#9: "How can you best help others climb the Pyramid of Success with you? How can you reach Competitive Greatness together?"
#10: "What does Competitive Greatness look like in your field? Who exactly do you need to become in order to reach this highest standard every single day? Are you willing to go there? Is there a better time to start than right now?"
"Judge a man by his questions, rather than by his answers."
So you've finished reading. What do you do now?
Reading for pleasure is great, and I wholeheartedly support it. However, I am intensely practical when I'm reading for a particular purpose. I want a result. I want to take what I've learned and apply it to my one and only life to make it better!
Because that's really what the Great Books all say. They all say: "You must change your life!" So here, below, are some suggestions for how you can apply the wisdom found in this breakdown to improve your actual life.
Please commit to taking massive action on this immediately! Acting on what you've learned here today will also help you solidify it in your long-term memory. So there's a double benefit! Let's begin...
#1: Measure Your Own Best Effort
Everything begins and ends with a promise - an unbreakable promise to yourself - that you will always, in every situation and at all times, do your absolute best at whatever's in front of you. That's basic. That's your new normal. That's who you are and what you do.
Beyond that, it helps to actually measure your progress towards this ideal (because it won't happen overnight; you'll still have to work up to doing your best over time), and thus keep your efforts at the front of your mind. I do this myself. I track - literally on a sheet of paper - how close I came to doing my best today.
It's a subjective measure, sure, and no one except you will know whether you actually did your best or not, but most of the benefits will come simply by adopting the practice of reviewing your day and asking yourself, sincerely and honestly, whether you did in fact do your best. This will change your life, I guarantee it.
What's beautiful about this method is that doing your best automatically makes you a winner, and it's within your complete control whether or not you do your best. This means you can be a winner every single day because you can always give your absolute best effort in every single thing that you do.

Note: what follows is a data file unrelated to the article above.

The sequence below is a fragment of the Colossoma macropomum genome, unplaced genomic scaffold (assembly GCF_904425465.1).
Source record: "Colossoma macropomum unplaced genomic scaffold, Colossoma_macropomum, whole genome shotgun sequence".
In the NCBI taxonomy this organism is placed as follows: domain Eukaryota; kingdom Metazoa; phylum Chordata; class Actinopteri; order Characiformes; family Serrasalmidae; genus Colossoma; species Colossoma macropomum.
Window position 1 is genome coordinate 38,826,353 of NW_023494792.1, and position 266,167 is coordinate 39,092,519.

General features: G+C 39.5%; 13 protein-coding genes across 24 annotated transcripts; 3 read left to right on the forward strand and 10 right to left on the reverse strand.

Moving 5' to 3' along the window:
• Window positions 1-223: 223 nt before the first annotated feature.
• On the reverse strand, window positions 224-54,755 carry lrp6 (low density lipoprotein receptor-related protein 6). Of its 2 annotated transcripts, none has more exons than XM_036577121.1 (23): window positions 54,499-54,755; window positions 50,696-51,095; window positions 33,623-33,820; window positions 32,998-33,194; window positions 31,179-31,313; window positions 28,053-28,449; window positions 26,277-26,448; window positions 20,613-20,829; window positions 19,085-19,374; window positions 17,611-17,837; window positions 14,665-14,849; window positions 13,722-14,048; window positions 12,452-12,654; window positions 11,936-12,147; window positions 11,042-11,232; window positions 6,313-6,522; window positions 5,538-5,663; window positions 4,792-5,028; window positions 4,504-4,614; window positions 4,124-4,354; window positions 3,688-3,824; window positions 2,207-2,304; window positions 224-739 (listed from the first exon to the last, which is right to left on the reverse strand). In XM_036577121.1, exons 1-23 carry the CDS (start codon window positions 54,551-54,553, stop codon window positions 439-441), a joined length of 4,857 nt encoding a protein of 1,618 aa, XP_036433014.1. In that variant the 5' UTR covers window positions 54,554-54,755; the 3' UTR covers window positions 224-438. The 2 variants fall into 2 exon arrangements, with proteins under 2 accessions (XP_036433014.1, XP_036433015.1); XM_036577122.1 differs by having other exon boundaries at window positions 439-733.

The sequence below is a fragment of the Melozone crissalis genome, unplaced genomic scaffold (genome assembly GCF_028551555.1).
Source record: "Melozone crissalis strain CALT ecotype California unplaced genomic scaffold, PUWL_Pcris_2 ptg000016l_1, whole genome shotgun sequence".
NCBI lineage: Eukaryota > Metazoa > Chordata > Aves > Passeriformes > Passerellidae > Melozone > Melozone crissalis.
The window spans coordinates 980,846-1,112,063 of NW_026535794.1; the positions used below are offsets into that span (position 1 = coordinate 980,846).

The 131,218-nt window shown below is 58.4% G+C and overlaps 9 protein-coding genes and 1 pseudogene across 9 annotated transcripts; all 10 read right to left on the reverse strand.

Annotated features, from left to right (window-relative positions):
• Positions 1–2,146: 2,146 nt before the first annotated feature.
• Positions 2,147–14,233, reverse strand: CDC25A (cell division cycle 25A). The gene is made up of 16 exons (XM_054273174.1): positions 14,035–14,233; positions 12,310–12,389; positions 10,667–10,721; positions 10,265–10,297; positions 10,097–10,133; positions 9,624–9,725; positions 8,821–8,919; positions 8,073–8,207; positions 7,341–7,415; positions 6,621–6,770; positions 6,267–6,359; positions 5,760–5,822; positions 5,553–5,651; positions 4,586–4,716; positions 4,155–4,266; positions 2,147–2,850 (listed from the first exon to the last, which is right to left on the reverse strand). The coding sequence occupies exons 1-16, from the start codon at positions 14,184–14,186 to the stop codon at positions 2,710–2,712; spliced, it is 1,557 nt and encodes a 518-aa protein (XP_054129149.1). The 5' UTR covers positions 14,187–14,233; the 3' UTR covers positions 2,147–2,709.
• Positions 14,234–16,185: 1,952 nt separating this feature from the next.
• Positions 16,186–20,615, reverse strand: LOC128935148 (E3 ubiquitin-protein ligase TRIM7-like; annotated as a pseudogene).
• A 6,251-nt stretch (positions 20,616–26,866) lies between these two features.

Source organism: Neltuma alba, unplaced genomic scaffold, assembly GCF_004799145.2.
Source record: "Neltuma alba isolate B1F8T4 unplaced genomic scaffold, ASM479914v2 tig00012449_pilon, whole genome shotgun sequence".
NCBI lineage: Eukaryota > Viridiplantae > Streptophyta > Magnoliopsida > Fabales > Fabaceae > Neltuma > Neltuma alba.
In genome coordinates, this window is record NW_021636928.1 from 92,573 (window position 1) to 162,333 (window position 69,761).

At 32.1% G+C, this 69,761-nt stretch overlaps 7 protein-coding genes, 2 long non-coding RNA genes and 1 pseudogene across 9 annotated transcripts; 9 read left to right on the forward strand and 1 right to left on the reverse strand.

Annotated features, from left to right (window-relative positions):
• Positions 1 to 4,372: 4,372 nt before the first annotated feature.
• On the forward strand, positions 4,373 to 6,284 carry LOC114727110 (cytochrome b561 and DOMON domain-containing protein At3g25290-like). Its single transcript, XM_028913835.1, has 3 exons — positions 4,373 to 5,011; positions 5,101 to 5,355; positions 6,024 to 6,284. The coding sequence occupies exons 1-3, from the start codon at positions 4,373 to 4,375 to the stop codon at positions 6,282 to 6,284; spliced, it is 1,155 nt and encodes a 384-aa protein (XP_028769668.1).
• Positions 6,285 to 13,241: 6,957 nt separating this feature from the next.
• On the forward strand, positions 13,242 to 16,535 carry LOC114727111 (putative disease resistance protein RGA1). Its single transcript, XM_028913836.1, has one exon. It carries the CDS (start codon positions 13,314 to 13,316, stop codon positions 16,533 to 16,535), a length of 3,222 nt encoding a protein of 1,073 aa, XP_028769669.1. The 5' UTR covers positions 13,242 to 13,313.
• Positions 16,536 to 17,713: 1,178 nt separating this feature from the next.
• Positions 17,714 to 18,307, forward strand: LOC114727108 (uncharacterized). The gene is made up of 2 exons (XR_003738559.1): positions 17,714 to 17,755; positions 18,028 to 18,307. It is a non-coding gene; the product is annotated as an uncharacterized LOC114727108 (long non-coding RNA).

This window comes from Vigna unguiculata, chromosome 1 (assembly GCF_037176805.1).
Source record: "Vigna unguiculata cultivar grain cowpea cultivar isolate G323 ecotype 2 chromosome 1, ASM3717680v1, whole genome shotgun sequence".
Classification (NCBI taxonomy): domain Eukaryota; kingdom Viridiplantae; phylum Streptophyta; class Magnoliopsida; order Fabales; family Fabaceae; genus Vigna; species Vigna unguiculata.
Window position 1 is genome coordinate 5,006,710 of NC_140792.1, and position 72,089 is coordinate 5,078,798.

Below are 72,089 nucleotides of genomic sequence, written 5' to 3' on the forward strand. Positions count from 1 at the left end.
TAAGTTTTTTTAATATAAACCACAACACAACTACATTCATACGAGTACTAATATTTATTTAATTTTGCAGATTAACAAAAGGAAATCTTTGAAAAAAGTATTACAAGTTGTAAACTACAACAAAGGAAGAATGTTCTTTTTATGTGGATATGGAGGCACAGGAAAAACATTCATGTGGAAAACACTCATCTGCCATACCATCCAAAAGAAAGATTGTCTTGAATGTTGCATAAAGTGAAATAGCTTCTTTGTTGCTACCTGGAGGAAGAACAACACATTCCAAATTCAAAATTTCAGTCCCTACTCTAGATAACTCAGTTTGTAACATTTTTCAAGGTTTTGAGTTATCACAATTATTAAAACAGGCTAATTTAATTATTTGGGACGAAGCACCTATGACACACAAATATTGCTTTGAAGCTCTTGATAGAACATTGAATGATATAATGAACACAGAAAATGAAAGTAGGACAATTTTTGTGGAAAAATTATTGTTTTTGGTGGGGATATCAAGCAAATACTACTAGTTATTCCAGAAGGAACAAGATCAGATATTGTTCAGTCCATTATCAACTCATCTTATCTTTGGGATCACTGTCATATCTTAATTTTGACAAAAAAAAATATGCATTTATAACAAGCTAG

Do this for a year and watch your current situation transform before your very eyes. It did for me. You won't even recognize yourself - it's honestly more than a little bit astonishing the positive changes you'll begin to see from committing to this simple, but extremely challenging, daily practice.
#2: Focus on Just One Block at a Time
It's exceptionally difficult to install more than one new habit at a time, and it's the same with assimilating all the blocks of John Wooden's Pyramid of Success. Don't try and perfect the entire Pyramid all at once. Just take one single block per month and do your best to develop that quality within yourself. That's a lot, and that's enough.
Again, measuring your progress is part of the magic. What you can do is pick the one block (quality) you most want to strengthen and record at the end of each day whether or not you did anything to help this process along.
For example, you could pick the quality of industriousness and track how hard you worked during the last 24 hours and whether or not you're improving in this area. Or, say that it's poise that you want more of. In that case, practice taking negative events in stride and track whether you let adverse conditions or circumstances threaten your equanimity that day or not.
Track that one particular quality for the next month and then move on to the next one. With patience and faith - trust in the process - you'll stack one block on top of another and ascend to the peak of the Pyramid eventually.
#3: Help Someone Else Rise with You
One of the best ways to learn something is to teach it to someone else, and the same idea applies when it comes to inspiring positive change. Helping other people grow and move forward in their lives will do the same for you in the process. Isn't it wonderful that the universe is set up this way?
Network effects are extremely powerful and who you surround yourself with matters. It matters so much. It's absolutely one of those things I wish I could shake people by the shoulders and make them understand. Truly!
So help the people around you to stand taller, and you will stand taller as well simply by virtue of helping them. If they want to stand taller, that is. Because just as you can help other people advance, they can also hold you back if they're headed in that direction. Choose your company carefully!
What you might want to do is spend time with people in these three categories: people who are ahead of you, people who are at your same level, and people who are a few steps behind you.
Learn from the people who have what you want, lead the people around you who are headed in the same direction, and inspire the people behind you to follow in your footsteps.
"The path to success is to take massive, determined action."
About the Author:
John Robert Wooden was an American basketball coach and player. Nicknamed the "Wizard of Westwood", he won ten National Collegiate Athletic Association national championships in a 12-year period as head coach for the UCLA Bruins, including a record seven in a row. No other team has won more than four in a row in Division I college men's or women's basketball. Within this period, his teams won an NCAA men's basketball record 88 consecutive games. Wooden won the prestigious Henry Iba Award as national coach of the year a record seven times and won the AP award five times.